United States: October 2017: The Top 11 Labor And Employment Law Stories

It's hard to keep up with all the recent changes to labor and employment law. While the law always seems to evolve at a rapid pace, there have been an unprecedented number of changes each month in 2017. October was no different, with so many significant developments taking place during the month that we were forced to expand our monthly summary beyond the typical "Top 10" list. In order to make sure that you stay on top of the latest changes, here is a quick review of the Top 11 stories from last month that all employers need to know about:

1. California Employers Face Significant New Requirements

California employers will soon need to adjust themselves to a new reality once again as a number of new workplace restrictions were passed by the state legislature and signed into law by Governor Jerry Brown on or before the October 15 deadline (read more here). The seven most important developments are:

  • The state has now "banned the box" and will soon prohibit public and private employers from inquiring about criminal history with applicants;
  • California has joined the ranks of a growing number of jurisdictions to prevent employers from asking about salary history information, soon prohibiting public and private employers from seeking or relying upon the salary history of applicants for employment;
  • The "New Parent Leave Act" will provide up to 12 weeks of job-protected parental leave for employers with 20 or more employees;
  • Another new law will prohibit employers from voluntary consenting to Immigration and Customs Enforcement (ICE) access to the worksite without a judicial warrant, require employers to provide their workers with notice of certain immigration enforcement actions, and impose new statutory penalties for violations of the law;
  • Another bill signed into law will dramatically tilt the scales in favor of employees when it comes to retaliation and whistleblower claims; and
  • Soon, employers completing their biennial sexual harassment training to supervisory employees will also have to provide training on harassment based on gender identity, gender expression, and sexual orientation.

2. Blockbuster SCOTUS Term Kicks Off

If you are the kind of person who gets excited by hot-button legal topics and monumental court decisions, this is the Supreme Court term for you. The SCOTUS kicked off their 2017-2018 term on October 2 by hearing arguments in a critical workplace law case, and the hits will keep coming for the remainder of the term. After a rather boring session in 2016-2017, the Court has teed up a variety of juicy labor and employment cases that, once decided, promise to reshape the way you interact with your employees in the future (read more here).

3. Trump's Third Travel Ban Blocked By Federal Court (Oct 17)

For the third time this year, a federal district court has blocked a presidential travel ban from taking effect. Judge Derrick K. Watson, from the District of Hawaii, granted a motion for a temporary restraining order on October 17 that bars the federal government from enforcing President Trump's September 24 travel ban (Travel Ban 3.0) on a national level, once again setting up a showdown at the 9th Circuit Court of Appeals and possibly the U.S. Supreme Court (read more here).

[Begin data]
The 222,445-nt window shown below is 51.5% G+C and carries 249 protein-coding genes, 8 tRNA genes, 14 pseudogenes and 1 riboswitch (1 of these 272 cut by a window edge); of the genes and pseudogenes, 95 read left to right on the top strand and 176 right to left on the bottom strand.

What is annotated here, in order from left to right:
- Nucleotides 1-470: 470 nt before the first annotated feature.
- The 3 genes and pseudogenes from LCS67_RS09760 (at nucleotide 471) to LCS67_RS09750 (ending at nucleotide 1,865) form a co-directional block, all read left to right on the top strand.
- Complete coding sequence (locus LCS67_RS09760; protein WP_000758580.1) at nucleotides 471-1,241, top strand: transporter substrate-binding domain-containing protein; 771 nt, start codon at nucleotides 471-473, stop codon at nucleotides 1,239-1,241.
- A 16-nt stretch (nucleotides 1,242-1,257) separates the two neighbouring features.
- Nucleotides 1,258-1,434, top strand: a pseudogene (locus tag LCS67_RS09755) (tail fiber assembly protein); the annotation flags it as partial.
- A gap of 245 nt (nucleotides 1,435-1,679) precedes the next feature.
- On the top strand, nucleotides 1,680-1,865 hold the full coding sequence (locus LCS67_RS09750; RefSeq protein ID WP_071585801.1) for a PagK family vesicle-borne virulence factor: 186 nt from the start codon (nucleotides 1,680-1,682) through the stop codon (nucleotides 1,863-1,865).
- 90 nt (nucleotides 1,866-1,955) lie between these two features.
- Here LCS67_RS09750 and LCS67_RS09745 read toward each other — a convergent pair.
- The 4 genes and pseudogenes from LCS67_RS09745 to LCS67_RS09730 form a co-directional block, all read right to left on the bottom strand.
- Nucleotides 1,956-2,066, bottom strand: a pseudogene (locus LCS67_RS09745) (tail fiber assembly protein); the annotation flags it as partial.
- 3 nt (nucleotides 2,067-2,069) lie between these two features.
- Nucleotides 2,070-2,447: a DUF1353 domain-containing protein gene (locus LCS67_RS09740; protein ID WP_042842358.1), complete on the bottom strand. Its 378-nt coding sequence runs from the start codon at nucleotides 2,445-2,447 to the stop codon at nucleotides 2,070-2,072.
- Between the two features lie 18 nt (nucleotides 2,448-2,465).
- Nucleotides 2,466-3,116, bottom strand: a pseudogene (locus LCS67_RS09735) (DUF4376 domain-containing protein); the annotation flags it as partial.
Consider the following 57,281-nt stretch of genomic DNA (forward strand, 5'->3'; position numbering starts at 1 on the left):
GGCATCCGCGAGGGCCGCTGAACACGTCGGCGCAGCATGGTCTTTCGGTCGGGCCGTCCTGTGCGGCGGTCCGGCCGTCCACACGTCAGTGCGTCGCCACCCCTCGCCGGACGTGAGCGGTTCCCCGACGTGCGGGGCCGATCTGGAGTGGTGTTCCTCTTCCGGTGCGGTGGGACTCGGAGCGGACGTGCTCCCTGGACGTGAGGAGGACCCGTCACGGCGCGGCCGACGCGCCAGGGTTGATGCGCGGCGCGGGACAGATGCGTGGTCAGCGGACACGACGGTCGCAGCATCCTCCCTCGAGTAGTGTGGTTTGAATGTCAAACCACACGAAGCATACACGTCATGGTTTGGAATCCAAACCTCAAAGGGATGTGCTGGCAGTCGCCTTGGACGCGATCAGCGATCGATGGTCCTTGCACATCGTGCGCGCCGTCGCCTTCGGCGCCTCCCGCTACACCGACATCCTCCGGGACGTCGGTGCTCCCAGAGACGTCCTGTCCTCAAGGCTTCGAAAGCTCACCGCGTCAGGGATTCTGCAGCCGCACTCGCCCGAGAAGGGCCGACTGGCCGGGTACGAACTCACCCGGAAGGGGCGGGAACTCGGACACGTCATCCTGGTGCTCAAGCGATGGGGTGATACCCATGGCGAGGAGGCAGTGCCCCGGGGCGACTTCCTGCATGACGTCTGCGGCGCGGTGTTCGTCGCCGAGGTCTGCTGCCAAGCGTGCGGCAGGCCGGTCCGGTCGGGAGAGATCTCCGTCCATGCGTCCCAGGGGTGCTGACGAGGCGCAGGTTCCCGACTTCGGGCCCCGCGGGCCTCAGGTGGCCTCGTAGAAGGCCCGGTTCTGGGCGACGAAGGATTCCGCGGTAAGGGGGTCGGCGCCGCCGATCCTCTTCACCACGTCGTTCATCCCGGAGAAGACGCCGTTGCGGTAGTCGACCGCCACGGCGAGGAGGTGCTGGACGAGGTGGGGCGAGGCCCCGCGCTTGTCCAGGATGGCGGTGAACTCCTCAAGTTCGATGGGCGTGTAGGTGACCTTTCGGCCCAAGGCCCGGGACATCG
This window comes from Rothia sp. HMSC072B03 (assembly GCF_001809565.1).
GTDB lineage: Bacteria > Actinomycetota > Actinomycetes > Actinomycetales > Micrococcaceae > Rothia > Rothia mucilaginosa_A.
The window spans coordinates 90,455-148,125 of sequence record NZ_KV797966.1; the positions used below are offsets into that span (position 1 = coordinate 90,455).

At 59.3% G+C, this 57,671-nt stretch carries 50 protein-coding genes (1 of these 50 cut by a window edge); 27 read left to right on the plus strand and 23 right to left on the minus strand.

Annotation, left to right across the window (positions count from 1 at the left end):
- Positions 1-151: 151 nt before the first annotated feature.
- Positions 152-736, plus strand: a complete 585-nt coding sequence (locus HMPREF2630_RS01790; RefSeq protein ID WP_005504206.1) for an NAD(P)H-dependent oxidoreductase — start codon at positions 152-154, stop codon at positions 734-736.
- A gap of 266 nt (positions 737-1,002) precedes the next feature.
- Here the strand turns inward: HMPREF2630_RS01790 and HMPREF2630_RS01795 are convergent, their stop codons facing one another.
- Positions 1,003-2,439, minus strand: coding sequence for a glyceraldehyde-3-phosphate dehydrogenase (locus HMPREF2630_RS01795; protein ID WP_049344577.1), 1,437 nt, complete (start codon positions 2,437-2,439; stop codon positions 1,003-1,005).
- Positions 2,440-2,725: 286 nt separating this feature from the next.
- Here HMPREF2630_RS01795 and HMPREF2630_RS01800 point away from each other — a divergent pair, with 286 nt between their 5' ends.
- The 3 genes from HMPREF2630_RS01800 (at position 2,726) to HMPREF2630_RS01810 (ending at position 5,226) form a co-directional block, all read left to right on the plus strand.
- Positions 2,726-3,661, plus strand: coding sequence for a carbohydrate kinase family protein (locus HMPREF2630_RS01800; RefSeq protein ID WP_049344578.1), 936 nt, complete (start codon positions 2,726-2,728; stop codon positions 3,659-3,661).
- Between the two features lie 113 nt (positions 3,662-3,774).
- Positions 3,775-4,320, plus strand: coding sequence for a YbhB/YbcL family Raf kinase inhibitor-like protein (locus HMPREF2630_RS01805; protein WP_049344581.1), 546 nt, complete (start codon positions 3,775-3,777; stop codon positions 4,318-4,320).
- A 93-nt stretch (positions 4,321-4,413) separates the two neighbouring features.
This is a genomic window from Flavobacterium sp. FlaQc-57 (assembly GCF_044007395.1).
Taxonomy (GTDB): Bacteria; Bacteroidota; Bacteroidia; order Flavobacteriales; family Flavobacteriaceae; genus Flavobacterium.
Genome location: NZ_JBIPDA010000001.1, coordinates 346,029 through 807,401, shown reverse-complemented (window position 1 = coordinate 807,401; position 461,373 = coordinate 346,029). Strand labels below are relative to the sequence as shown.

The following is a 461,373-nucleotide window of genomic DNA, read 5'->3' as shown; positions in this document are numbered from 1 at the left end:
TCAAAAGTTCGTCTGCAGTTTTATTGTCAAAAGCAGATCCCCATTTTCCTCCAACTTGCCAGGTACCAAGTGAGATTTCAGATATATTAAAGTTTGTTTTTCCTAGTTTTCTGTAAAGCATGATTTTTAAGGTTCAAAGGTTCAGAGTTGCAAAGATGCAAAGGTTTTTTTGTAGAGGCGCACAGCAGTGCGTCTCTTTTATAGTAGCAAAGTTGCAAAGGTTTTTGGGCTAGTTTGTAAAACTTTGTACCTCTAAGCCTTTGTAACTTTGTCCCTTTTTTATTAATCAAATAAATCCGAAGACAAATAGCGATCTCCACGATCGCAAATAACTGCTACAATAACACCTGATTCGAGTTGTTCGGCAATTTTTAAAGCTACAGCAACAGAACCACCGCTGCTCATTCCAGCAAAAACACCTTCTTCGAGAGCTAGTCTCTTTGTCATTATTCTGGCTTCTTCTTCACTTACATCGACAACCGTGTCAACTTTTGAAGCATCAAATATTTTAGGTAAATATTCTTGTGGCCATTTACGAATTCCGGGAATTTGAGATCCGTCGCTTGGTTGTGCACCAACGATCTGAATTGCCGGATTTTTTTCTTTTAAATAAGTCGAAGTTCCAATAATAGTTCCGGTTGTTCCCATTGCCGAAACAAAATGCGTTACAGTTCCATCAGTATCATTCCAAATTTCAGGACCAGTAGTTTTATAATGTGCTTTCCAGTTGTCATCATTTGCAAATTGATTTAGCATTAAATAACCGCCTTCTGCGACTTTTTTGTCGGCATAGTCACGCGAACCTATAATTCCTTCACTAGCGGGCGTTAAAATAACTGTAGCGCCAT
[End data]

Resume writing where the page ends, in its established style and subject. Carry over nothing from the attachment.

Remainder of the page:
4. Is This The Beginning Of The End Of The NLRB's War On Employer Rules?

Employers who have been keeping up with the National Labor Relations Board's (NLRB) decisions over the past eight years may be pleasantly shocked to learn that an Administrative Law Judge (ALJ) upheld an employer's seemingly broad rule providing that "all documents are considered confidential" and are not to be "taken off the premises." They also will be shocked to learn that the same ALJ upheld the employer's blanket rule prohibiting texting anywhere.

The October 19, 2017 decision in the Green Apple Supermarket of Jamaica, Inc. case is a hopeful sign that employers will soon be able to impose reasonable measures over their workers without fear of reprisal from the Labor Board. But take this victory with a grain of salt; it is just an initial step in a conflict that will almost certainly take additional twists and turns along the way (read more here).

5. Labor Department Appeals Ruling Against Its Overtime Rule

The U.S. Department of Labor (USDOL) filed a notice on October 30 that it is appealing September's summary judgment ruling against the compensation-related changes the agency sought to make in regulations defining the federal Fair Labor Standards Act's "white collar" exemptions, also known as the "overtime rule." The notice contains no indication of what USDOL's motivations are or of what its substantive arguments might be. However, the agency probably wants to keep the case alive pending its ongoing, independent review of and eventual action to be taken in conjunction with the public's recent responses to USDOL's Request for Information regarding these regulations. And judging from USDOL's positions previously expressed in the litigation, it seems likely that the agency will not defend the $913-a-week figure chosen by President Obama's USDOL but instead simply argue that a salary test is legally permissible under the white-collar exemptions (read more here).